Is his documentary film Democracy Ltd Robert Schabus investigates the crisis in European democracy, focussing especially on the failure of the political elite to listen to the needs of the people. The filmmaker explored the situation in the run-up to the 2017 elections in France and Germany, analysed the aftermath of the referendums in Great Britain and Greece and looked closely at Austria, now with a right wing government, in an attempt to understand why populism has met with such powerful resonance in these democracies.
One conversation in Democracy Ltd features political scientist Ivan Krastev, who proposes two dates 9/11 in America and the year 2015 (with the so-called
wave of refugees) in Europe as the moments when people's attitudes towards their future changed fundamentally. What
were the first signals for you that the political situation in Europe, though apparently so stable, could change permanently?
ROBERT SCHABUS: In my last project, Exit? I focused on agriculture. One result of this work was that I became aware of considerable sections of our society which are
not reflected in political representation and which are at the mercy of other interests, such as those of the marketplace.
While I was exploring the agricultural sector I found myself identifying a great deal with country life, and in Democracy Ltd I wanted to try and make a film which raised that to a different political level. At the time it was a year before the important
2017 elections in Europe, and the rise of populism was evident everywhere. That prompted me to take a closer look at why mistrust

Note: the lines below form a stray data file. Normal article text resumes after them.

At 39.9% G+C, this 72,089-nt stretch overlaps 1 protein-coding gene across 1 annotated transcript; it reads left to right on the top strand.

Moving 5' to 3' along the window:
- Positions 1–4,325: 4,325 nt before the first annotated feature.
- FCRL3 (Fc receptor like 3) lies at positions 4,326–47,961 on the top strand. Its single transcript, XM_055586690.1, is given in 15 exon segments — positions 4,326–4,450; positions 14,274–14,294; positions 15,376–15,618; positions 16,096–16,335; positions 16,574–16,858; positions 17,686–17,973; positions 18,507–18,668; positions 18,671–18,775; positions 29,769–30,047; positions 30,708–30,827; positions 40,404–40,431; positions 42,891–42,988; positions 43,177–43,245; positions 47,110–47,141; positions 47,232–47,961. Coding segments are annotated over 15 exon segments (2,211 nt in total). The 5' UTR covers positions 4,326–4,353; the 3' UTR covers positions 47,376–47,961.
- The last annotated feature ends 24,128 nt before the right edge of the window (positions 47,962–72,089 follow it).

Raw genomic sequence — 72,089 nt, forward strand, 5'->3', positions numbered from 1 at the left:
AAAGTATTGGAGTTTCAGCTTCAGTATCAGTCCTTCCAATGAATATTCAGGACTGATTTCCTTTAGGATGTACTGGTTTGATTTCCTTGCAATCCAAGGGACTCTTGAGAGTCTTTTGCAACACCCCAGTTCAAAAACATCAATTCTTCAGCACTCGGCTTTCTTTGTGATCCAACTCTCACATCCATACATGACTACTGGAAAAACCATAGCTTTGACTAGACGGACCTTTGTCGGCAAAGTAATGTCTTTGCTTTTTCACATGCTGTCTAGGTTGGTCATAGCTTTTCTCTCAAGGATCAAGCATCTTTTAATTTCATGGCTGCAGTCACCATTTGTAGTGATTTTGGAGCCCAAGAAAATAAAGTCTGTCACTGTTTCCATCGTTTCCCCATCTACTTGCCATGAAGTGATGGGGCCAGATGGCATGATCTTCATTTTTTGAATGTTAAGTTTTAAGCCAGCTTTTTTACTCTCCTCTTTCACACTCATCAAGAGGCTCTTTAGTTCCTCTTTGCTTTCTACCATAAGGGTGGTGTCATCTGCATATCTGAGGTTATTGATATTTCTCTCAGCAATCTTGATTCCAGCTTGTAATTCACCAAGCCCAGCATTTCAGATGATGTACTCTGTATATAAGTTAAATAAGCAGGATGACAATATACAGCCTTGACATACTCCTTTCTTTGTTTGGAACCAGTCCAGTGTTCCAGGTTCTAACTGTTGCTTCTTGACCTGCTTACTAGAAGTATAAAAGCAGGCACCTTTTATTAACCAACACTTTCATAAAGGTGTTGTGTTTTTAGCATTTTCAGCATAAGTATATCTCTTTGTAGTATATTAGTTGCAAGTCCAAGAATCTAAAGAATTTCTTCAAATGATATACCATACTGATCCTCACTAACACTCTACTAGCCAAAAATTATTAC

of politics was on the increase.
You have taken the primary instrument of democracy direct elections as the opportunity to film in several countries.
You observe the elections in France and Germany in real time, while in Great Britain and Greece you study the aftermath of
the referendums. Which nuances did you perceive in the attitudes of people in these different countries?
ROBERT SCHABUS: Its important for me in my work to talk to people at the same level. For example, I spoke to a large number of people
in northern France: if you vote for Marine Le Pen there, it generally doesn't have anything to do with right-wing opinions
instead, it's a form of protest. If you wanted to find right-wing attitudes, it wouldn't be difficult to do so. But
the majority of voters really dont share those ideas, and it wasn't my aim to show people echoing Pegida's views or
to find the right wing on the rise. I was interested in people who work in precarious conditions in the countryside, who have
been losing out for two or three decades, and I wanted to find out how they are doing. These people essentially feel they
are not taken seriously, and that's the source of their discontent about immigration. It's not just a question of refugees:
it's about migrant workers and the low level of wages that results. I understand that those people are indignant. I wouldn't
rush to ascribe it to a dubious political ideology it's much more a case of discontent expressing itself. Of course
this groundswell also brings dubious populist attitudes. But exploring those would be a different film.
How did you perceive the situation in Greece?
ROBERT SCHABUS: My point of departure was the question: "What is democracy? What does it mean to be a shareholder in society?" That's all
finished in Greece. People don't vote anymore; they no longer feel part of Europe, which has deeply disappointed them, just
as their own political class has done. Political decisions have been taken in Greece which contravene the countrys own
democratic constitution. Fundamental principles have been transgressed to an extent that is hard to imagine from a central
European perspective. We tend not to think about Greece anymore, because the crisis there is supposed to have been overcome.